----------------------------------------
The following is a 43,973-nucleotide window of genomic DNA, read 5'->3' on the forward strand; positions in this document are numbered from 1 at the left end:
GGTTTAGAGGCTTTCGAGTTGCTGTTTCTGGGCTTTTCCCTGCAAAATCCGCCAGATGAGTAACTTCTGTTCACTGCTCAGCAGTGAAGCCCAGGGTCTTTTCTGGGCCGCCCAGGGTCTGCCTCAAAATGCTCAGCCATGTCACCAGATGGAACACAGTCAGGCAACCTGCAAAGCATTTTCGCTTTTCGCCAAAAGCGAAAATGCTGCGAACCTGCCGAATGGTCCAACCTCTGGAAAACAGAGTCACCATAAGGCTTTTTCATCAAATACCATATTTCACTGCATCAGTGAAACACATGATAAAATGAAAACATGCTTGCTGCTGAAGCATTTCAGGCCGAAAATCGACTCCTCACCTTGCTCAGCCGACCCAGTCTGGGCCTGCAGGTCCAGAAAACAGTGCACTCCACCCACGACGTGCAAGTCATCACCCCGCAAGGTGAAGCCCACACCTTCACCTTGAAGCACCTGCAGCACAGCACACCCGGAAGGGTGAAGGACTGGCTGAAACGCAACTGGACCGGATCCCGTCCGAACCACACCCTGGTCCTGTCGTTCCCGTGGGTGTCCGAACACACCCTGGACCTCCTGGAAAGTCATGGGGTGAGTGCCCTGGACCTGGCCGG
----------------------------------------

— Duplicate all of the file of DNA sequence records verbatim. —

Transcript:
The following is a 43,973-nucleotide window of genomic DNA, read 5'->3' on the forward strand; positions in this document are numbered from 1 at the left end:
GGTTTAGAGGCTTTCGAGTTGCTGTTTCTGGGCTTTTCCCTGCAAAATCCGCCAGATGAGTAACTTCTGTTCACTGCTCAGCAGTGAAGCCCAGGGTCTTTTCTGGGCCGCCCAGGGTCTGCCTCAAAATGCTCAGCCATGTCACCAGATGGAACACAGTCAGGCAACCTGCAAAGCATTTTCGCTTTTCGCCAAAAGCGAAAATGCTGCGAACCTGCCGAATGGTCCAACCTCTGGAAAACAGAGTCACCATAAGGCTTTTTCATCAAATACCATATTTCACTGCATCAGTGAAACACATGATAAAATGAAAACATGCTTGCTGCTGAAGCATTTCAGGCCGAAAATCGACTCCTCACCTTGCTCAGCCGACCCAGTCTGGGCCTGCAGGTCCAGAAAACAGTGCACTCCACCCACGACGTGCAAGTCATCACCCCGCAAGGTGAAGCCCACACCTTCACCTTGAAGCACCTGCAGCACAGCACACCCGGAAGGGTGAAGGACTGGCTGAAACGCAACTGGACCGGATCCCGTCCGAACCACACCCTGGTCCTGTCGTTCCCGTGGGTGTCCGAACACACCCTGGACCTCCTGGAAAGTCATGGGGTGAGTGCCCTGGACCTGGCCGG